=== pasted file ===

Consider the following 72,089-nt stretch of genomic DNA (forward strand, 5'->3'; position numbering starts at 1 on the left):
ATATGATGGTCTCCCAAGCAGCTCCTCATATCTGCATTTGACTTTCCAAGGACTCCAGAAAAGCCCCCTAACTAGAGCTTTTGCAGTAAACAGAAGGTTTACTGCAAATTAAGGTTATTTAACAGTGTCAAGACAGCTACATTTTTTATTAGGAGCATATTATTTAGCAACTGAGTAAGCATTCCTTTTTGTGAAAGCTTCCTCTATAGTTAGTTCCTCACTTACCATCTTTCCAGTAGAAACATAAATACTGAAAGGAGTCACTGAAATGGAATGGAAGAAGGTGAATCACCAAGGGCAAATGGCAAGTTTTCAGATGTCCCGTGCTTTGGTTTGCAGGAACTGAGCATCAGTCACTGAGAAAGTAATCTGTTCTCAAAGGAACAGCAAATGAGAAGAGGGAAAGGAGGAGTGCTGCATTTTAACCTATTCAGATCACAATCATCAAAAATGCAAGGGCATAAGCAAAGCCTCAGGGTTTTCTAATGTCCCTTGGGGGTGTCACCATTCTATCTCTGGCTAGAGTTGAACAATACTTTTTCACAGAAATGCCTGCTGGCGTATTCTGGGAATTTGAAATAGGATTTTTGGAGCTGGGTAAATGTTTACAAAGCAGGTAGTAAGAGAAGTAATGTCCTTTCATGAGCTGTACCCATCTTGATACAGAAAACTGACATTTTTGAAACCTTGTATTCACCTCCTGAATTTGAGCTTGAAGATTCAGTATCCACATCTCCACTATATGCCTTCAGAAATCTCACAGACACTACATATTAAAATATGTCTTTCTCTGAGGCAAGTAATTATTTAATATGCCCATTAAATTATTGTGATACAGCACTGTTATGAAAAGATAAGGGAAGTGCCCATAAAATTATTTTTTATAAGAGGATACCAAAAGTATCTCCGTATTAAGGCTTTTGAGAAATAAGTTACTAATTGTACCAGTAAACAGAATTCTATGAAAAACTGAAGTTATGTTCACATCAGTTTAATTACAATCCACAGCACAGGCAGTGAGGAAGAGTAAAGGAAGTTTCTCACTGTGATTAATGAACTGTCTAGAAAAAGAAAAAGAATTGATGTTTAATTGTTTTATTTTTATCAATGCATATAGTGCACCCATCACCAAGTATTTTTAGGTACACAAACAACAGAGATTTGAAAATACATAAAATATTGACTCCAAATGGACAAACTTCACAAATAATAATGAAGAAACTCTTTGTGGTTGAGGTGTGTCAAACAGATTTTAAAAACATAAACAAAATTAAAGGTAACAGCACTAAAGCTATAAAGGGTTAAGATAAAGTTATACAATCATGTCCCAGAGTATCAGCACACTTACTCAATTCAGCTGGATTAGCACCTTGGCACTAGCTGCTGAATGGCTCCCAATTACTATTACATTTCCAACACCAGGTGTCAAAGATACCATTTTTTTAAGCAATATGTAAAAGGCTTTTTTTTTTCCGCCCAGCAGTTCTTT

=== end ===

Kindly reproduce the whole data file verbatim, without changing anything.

Consider the following 72,089-nt stretch of genomic DNA (forward strand, 5'->3'; position numbering starts at 1 on the left):
ATATGATGGTCTCCCAAGCAGCTCCTCATATCTGCATTTGACTTTCCAAGGACTCCAGAAAAGCCCCCTAACTAGAGCTTTTGCAGTAAACAGAAGGTTTACTGCAAATTAAGGTTATTTAACAGTGTCAAGACAGCTACATTTTTTATTAGGAGCATATTATTTAGCAACTGAGTAAGCATTCCTTTTTGTGAAAGCTTCCTCTATAGTTAGTTCCTCACTTACCATCTTTCCAGTAGAAACATAAATACTGAAAGGAGTCACTGAAATGGAATGGAAGAAGGTGAATCACCAAGGGCAAATGGCAAGTTTTCAGATGTCCCGTGCTTTGGTTTGCAGGAACTGAGCATCAGTCACTGAGAAAGTAATCTGTTCTCAAAGGAACAGCAAATGAGAAGAGGGAAAGGAGGAGTGCTGCATTTTAACCTATTCAGATCACAATCATCAAAAATGCAAGGGCATAAGCAAAGCCTCAGGGTTTTCTAATGTCCCTTGGGGGTGTCACCATTCTATCTCTGGCTAGAGTTGAACAATACTTTTTCACAGAAATGCCTGCTGGCGTATTCTGGGAATTTGAAATAGGATTTTTGGAGCTGGGTAAATGTTTACAAAGCAGGTAGTAAGAGAAGTAATGTCCTTTCATGAGCTGTACCCATCTTGATACAGAAAACTGACATTTTTGAAACCTTGTATTCACCTCCTGAATTTGAGCTTGAAGATTCAGTATCCACATCTCCACTATATGCCTTCAGAAATCTCACAGACACTACATATTAAAATATGTCTTTCTCTGAGGCAAGTAATTATTTAATATGCCCATTAAATTATTGTGATACAGCACTGTTATGAAAAGATAAGGGAAGTGCCCATAAAATTATTTTTTATAAGAGGATACCAAAAGTATCTCCGTATTAAGGCTTTTGAGAAATAAGTTACTAATTGTACCAGTAAACAGAATTCTATGAAAAACTGAAGTTATGTTCACATCAGTTTAATTACAATCCACAGCACAGGCAGTGAGGAAGAGTAAAGGAAGTTTCTCACTGTGATTAATGAACTGTCTAGAAAAAGAAAAAGAATTGATGTTTAATTGTTTTATTTTTATCAATGCATATAGTGCACCCATCACCAAGTATTTTTAGGTACACAAACAACAGAGATTTGAAAATACATAAAATATTGACTCCAAATGGACAAACTTCACAAATAATAATGAAGAAACTCTTTGTGGTTGAGGTGTGTCAAACAGATTTTAAAAACATAAACAAAATTAAAGGTAACAGCACTAAAGCTATAAAGGGTTAAGATAAAGTTATACAATCATGTCCCAGAGTATCAGCACACTTACTCAATTCAGCTGGATTAGCACCTTGGCACTAGCTGCTGAATGGCTCCCAATTACTATTACATTTCCAACACCAGGTGTCAAAGATACCATTTTTTTAAGCAATATGTAAAAGGCTTTTTTTTTTCCGCCCAGCAGTTCTTT